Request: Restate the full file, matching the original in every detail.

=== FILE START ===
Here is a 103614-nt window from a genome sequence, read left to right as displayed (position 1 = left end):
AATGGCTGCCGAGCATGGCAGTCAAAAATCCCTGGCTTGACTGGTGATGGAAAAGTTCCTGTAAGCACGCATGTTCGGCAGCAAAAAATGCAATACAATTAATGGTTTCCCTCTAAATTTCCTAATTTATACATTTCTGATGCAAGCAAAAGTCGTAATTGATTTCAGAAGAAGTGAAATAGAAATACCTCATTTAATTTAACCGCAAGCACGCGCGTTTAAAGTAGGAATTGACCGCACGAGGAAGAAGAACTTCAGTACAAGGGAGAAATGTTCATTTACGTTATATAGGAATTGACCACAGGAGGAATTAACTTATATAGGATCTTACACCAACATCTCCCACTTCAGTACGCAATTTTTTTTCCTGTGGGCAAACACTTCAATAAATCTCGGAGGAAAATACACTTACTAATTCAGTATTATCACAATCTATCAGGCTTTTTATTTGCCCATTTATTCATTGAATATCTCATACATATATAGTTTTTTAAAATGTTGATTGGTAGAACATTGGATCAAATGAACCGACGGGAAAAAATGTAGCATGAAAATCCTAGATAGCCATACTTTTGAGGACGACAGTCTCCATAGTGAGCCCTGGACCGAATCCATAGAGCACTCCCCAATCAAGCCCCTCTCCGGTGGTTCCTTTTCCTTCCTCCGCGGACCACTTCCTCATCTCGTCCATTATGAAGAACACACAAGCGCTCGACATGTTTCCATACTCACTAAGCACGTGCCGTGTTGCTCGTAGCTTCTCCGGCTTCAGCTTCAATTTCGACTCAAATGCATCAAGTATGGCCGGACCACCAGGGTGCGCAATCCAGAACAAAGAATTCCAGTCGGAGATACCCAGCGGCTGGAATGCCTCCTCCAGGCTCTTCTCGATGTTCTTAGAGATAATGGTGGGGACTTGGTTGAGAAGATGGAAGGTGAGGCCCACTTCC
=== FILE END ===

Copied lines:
Here is a 103614-nt window from a genome sequence, read left to right as displayed (position 1 = left end):
AATGGCTGCCGAGCATGGCAGTCAAAAATCCCTGGCTTGACTGGTGATGGAAAAGTTCCTGTAAGCACGCATGTTCGGCAGCAAAAAATGCAATACAATTAATGGTTTCCCTCTAAATTTCCTAATTTATACATTTCTGATGCAAGCAAAAGTCGTAATTGATTTCAGAAGAAGTGAAATAGAAATACCTCATTTAATTTAACCGCAAGCACGCGCGTTTAAAGTAGGAATTGACCGCACGAGGAAGAAGAACTTCAGTACAAGGGAGAAATGTTCATTTACGTTATATAGGAATTGACCACAGGAGGAATTAACTTATATAGGATCTTACACCAACATCTCCCACTTCAGTACGCAATTTTTTTTCCTGTGGGCAAACACTTCAATAAATCTCGGAGGAAAATACACTTACTAATTCAGTATTATCACAATCTATCAGGCTTTTTATTTGCCCATTTATTCATTGAATATCTCATACATATATAGTTTTTTAAAATGTTGATTGGTAGAACATTGGATCAAATGAACCGACGGGAAAAAATGTAGCATGAAAATCCTAGATAGCCATACTTTTGAGGACGACAGTCTCCATAGTGAGCCCTGGACCGAATCCATAGAGCACTCCCCAATCAAGCCCCTCTCCGGTGGTTCCTTTTCCTTCCTCCGCGGACCACTTCCTCATCTCGTCCATTATGAAGAACACACAAGCGCTCGACATGTTTCCATACTCACTAAGCACGTGCCGTGTTGCTCGTAGCTTCTCCGGCTTCAGCTTCAATTTCGACTCAAATGCATCAAGTATGGCCGGACCACCAGGGTGCGCAATCCAGAACAAAGAATTCCAGTCGGAGATACCCAGCGGCTGGAATGCCTCCTCCAGGCTCTTCTCGATGTTCTTAGAGATAATGGTGGGGACTTGGTTGAGAAGATGGAAGGTGAGGCCCACTTCC